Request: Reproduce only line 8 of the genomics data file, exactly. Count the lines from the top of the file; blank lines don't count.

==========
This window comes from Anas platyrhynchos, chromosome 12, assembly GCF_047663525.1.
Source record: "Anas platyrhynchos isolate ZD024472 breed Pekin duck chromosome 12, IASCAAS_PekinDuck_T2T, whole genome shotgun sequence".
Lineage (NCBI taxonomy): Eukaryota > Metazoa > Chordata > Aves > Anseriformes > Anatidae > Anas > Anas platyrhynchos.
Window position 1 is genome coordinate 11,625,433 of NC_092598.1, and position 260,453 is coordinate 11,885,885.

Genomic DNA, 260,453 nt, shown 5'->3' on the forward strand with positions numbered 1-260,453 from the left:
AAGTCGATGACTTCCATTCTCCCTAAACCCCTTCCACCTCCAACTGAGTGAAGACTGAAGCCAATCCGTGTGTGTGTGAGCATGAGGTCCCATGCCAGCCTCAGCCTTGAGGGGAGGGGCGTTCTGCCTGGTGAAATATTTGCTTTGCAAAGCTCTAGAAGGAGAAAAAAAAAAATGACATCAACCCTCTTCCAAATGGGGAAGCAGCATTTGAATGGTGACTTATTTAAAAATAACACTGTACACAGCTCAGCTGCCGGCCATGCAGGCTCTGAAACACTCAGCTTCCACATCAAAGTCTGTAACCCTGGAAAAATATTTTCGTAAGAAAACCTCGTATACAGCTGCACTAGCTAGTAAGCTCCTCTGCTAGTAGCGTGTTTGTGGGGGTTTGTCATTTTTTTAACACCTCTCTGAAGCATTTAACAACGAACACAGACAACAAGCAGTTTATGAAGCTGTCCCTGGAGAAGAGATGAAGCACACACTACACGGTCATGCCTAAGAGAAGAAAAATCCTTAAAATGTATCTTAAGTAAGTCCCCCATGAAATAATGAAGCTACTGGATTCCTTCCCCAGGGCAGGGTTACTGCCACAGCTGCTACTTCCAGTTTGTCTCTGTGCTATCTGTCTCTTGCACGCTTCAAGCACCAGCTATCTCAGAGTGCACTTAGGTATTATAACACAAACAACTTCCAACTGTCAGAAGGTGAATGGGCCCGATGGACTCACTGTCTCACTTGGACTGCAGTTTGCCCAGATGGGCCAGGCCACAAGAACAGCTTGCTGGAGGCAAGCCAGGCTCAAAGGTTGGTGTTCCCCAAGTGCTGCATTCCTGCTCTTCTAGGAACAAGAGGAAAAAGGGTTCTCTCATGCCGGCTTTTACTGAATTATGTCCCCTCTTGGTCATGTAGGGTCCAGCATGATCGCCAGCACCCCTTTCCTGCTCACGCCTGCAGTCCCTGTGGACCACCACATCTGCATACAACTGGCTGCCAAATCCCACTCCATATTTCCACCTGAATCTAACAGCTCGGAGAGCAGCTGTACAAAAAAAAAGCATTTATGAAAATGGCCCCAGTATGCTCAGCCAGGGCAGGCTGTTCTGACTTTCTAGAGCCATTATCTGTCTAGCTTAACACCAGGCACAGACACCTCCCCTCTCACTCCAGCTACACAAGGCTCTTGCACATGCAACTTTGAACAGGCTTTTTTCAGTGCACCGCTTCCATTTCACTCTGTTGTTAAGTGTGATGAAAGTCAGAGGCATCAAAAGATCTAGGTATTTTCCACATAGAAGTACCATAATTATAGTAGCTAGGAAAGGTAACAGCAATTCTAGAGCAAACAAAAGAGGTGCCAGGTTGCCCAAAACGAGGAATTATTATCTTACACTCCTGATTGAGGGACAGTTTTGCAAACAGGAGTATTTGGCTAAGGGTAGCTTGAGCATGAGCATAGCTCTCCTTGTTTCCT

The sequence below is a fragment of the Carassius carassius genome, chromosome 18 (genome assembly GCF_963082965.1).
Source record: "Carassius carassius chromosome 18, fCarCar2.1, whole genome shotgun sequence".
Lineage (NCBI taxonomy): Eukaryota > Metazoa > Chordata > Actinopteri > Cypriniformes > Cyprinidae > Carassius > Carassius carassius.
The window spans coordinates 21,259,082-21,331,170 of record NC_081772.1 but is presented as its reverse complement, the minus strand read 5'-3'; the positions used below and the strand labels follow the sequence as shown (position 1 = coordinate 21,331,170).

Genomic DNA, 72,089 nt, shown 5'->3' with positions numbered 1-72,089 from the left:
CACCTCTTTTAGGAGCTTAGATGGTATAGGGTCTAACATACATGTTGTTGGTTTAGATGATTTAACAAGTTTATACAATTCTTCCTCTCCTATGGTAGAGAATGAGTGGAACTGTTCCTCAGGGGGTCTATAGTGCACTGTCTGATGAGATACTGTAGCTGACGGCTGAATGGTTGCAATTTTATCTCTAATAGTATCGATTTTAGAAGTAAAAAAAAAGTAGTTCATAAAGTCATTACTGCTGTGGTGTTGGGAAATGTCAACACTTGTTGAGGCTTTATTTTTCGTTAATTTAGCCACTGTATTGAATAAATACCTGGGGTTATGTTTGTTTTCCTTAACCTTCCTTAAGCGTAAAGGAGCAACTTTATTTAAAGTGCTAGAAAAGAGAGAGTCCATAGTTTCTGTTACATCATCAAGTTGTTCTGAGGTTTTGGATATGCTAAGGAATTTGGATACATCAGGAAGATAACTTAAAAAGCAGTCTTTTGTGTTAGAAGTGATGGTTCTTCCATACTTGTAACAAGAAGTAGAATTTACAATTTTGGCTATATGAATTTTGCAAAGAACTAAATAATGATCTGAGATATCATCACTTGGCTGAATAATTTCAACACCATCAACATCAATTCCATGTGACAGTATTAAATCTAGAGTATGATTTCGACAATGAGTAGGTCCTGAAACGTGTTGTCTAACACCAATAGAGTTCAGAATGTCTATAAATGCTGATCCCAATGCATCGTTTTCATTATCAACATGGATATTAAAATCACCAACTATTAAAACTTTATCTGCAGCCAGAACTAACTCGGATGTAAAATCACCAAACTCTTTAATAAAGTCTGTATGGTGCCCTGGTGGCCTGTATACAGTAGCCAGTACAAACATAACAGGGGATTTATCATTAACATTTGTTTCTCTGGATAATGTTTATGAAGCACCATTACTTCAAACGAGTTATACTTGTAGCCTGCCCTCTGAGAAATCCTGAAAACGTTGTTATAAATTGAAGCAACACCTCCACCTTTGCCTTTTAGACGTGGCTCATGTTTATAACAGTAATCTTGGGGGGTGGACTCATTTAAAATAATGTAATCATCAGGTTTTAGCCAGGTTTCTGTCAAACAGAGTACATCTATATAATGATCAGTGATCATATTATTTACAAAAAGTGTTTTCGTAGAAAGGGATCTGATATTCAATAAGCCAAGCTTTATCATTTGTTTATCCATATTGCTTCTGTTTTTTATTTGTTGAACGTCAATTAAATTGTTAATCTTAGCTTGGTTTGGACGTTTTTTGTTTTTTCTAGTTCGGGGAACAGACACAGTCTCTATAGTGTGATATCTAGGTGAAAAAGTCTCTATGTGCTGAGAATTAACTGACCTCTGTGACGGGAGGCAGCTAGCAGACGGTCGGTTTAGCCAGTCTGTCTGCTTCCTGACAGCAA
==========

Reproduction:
Source record: "Carassius carassius chromosome 18, fCarCar2.1, whole genome shotgun sequence".